Personally, I do not recommend so-called spiritual gifts tests. However, I have developed a resource that I think will help Christians who are trying to find a place of service in the church as well as discover their spiritual gifting (and for churches who are trying to help their members with that). It’s called The Servanthood Survey.


I am one of the leads of a prayer group that also does a Bible study. We are doing chapter by chapter in the Old Testament. Most of the ladies are name it and claim it and speaking prophecy, casting out demons, health and prosperity expectations, one speaks in tongues, etc. I have disagreed with this which has upset the women for the sake of unity. I have stayed to try to give the opportunity to share Biblical Gospel, but it wears me out after each session. I let the pastor know. He’s planning changes to the group and I’ve let him know I’m not going to lead the group anymore. I feel like I’m letting God down. I also need to think of my spiritual well being. This is a Wesleyan church BTW. I plan on using your Bible studies. Your thoughts will be appreciated.

Having been in a few situations like this, I can certainly understand how spiritually, and therefore emotionally and physically draining this kind of thing is. This is true spiritual warfare.

I’m not quite clear as to whether or not you’re a member of this church, but if you are, you shouldn’t be. Any church, Wesleyan or not, that condones, encourages, or fails to teach biblically about “name it and claim it and speaking prophecy, casting out demons, health and prosperity expectations, [speaking in] tongues, etc.” is not a doctrinally sound church, and it’s no place for genuinely regenerated Christians. You can’t have “unity” with false doctrine and, very likely, false converts.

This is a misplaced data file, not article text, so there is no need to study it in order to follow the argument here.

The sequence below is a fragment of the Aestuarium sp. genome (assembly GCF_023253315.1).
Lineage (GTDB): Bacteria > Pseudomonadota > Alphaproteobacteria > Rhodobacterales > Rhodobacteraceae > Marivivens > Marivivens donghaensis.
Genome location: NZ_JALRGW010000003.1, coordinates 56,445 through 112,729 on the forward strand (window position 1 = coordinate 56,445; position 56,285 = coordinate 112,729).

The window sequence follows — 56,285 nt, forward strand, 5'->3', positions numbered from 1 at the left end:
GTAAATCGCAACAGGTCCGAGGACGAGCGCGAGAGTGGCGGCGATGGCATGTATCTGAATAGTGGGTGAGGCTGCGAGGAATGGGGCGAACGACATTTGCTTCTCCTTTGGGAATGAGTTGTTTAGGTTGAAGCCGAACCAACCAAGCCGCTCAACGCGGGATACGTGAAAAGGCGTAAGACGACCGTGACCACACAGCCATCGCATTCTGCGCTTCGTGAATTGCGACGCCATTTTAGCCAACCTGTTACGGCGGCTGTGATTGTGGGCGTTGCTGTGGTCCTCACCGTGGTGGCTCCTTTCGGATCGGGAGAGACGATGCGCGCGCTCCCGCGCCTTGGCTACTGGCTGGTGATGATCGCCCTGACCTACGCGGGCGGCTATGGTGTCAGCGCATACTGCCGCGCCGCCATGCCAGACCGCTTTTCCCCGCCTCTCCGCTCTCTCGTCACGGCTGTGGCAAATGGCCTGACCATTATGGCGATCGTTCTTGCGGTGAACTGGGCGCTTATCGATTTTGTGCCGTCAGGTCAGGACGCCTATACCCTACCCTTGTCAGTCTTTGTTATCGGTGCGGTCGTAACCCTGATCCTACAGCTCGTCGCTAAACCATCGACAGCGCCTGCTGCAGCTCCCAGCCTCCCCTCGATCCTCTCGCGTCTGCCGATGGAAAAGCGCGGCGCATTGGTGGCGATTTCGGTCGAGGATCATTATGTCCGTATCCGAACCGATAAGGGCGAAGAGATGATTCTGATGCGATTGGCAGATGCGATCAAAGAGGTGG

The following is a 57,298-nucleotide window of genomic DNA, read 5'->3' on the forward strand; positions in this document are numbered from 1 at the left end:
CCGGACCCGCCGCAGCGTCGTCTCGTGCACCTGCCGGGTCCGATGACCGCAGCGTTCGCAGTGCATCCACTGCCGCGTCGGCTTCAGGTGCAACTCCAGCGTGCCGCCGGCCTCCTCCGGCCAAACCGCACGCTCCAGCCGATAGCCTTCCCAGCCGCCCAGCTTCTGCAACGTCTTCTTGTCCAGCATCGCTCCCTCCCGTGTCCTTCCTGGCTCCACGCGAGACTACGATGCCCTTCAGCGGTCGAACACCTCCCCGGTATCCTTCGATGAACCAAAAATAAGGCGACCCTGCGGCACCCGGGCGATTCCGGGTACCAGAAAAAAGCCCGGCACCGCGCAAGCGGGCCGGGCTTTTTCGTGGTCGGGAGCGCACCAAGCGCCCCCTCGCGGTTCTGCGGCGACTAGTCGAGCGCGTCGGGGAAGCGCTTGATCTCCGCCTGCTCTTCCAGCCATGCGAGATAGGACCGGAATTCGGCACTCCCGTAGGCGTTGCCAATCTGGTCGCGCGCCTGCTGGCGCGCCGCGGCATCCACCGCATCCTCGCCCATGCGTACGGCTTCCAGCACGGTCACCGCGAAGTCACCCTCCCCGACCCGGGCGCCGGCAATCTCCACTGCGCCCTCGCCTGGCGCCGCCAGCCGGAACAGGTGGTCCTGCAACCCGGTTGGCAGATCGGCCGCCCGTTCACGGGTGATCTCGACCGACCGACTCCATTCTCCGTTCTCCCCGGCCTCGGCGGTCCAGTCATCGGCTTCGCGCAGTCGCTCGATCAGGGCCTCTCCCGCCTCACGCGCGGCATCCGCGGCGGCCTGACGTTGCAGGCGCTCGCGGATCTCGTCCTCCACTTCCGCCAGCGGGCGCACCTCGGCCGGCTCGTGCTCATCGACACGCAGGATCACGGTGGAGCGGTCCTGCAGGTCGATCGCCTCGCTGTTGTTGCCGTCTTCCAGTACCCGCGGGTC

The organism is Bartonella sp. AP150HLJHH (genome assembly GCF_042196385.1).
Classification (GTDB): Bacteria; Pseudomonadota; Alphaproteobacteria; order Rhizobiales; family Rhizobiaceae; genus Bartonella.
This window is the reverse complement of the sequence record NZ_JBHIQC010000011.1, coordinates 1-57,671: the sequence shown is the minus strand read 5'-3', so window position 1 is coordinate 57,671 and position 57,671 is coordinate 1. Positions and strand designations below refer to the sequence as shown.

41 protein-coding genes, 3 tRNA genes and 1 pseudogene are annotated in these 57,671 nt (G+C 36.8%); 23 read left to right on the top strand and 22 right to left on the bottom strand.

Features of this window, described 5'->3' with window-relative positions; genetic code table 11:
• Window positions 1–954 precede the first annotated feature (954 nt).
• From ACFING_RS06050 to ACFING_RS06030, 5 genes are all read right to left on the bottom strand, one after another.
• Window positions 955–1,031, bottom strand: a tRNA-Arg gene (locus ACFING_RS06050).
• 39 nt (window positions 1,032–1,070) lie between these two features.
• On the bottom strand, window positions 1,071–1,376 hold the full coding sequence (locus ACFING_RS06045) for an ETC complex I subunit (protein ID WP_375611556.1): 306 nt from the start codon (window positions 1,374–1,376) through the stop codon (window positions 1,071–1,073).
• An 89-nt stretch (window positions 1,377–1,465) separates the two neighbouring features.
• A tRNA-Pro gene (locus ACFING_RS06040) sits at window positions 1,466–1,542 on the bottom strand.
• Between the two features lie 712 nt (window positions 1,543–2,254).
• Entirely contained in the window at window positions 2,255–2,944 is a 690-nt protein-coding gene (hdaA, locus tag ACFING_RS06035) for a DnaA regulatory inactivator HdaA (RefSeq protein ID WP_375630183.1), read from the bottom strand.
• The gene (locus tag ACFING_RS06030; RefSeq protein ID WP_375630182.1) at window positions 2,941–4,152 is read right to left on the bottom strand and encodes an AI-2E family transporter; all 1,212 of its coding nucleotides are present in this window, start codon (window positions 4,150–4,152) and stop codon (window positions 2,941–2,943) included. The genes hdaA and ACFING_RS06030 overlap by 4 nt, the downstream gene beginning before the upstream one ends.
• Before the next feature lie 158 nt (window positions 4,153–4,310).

You’re not letting God down. On the contrary, you need to run, not walk, out of that den of demonic activity as fast as you can and find a doctrinally sound church to join.

It’s admirable that you’ve tried your best to teach these women biblically, but you cannot continue to be a member of this church. And even God the Father, Jesus, and their admonitions in Scripture don’t teach us to keep pursuing indefinitely people who have rejected biblical truth:

  • Think about Old Testament Israel. God pursued them, disciplined them, sent them prophets, performed miracles – the whole works – and He bore with them in their idolatry and disobedience for hundreds of years. But not forever. He eventually sent them into exile.
  • Remember the story of Jesus and the rich young ruler? Did Jesus chase him down and keep trying to convince him once he rejected biblical teaching from Jesus Himself? No. He let him go. What about the father of the prodigal son? Dad lets that rebel leave. (You can probably think of many more examples.)
  • Matthew 7:6: Do not give dogs what is holy, and do not throw your pearls before pigs, lest they trample them underfoot and turn to attack you.
  • Mark 6:11: And if any place will not receive you and they will not listen to you, when you leave [this phrase assumes they will leave], shake off the dust that is on your feet as a testimony against them.

Go. Get out of there while the gettin’s good.

Additional Resources

The Mailbag: How should I approach my church leaders about a false teacher they’re introducing?

The Mailbag: What is the New Apostolic Reformation?


So I’ve been going to this new small church I found, seemingly very sound and conservative. The first time I went, I wore flowy pants, not immodest at all in my opinion. And I noticed all the women wearing skirts or dresses, and so I felt out of place. And I also attended a father/daughter camping trip, and lo and behold, all the girls are wearing skirts to this camping trip.

I am not a dress wearing type of girl. I have usually worn jeans to church, I try to dress it up and look feminine and also wear makeup.